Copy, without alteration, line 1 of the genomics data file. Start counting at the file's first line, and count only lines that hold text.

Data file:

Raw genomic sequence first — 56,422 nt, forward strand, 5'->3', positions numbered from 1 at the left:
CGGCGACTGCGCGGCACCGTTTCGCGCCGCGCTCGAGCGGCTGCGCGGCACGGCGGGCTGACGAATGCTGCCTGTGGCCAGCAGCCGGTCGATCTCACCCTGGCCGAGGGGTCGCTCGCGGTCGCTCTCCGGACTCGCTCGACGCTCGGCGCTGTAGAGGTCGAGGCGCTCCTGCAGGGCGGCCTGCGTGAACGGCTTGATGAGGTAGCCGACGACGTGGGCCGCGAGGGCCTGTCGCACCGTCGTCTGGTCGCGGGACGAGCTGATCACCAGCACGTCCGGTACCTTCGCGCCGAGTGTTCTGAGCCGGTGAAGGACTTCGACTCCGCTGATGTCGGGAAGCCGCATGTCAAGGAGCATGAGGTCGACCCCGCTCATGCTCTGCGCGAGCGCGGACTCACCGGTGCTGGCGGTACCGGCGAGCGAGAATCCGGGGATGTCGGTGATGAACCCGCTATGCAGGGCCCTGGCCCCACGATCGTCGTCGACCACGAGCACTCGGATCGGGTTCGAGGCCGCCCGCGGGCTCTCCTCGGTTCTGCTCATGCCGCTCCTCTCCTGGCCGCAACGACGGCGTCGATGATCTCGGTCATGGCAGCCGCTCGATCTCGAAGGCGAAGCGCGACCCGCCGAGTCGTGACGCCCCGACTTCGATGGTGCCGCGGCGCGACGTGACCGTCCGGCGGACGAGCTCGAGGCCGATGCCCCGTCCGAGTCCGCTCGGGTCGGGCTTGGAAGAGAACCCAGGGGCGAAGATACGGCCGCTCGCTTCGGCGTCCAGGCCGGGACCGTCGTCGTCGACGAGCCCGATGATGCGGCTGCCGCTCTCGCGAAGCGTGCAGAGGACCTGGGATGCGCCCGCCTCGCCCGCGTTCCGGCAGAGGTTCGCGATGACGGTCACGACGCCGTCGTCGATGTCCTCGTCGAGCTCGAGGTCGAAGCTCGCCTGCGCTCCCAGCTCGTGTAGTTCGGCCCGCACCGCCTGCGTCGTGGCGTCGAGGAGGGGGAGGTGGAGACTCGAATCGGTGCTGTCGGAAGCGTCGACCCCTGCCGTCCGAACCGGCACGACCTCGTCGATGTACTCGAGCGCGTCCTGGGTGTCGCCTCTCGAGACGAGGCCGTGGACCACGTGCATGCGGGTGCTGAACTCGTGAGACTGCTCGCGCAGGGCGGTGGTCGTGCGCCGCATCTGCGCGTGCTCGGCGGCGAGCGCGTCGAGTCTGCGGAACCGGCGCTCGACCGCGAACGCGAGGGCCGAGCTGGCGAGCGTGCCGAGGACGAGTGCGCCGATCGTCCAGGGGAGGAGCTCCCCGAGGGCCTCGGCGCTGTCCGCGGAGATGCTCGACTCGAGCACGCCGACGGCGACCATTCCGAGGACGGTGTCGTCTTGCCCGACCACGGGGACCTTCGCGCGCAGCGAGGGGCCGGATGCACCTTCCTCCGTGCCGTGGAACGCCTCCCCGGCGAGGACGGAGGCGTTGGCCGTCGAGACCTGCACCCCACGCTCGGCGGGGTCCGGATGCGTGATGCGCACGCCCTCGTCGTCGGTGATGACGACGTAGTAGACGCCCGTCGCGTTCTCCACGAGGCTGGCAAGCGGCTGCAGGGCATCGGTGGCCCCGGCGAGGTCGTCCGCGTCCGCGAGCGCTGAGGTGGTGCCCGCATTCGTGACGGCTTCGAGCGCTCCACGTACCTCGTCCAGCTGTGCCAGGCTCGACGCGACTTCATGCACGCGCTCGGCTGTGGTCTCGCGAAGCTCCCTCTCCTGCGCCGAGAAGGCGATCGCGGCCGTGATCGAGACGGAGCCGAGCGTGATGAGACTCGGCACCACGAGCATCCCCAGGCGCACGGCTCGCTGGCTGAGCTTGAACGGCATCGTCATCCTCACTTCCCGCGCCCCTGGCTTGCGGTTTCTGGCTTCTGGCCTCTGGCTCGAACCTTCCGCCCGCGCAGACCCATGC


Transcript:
Raw genomic sequence first — 56,422 nt, forward strand, 5'->3', positions numbered from 1 at the left: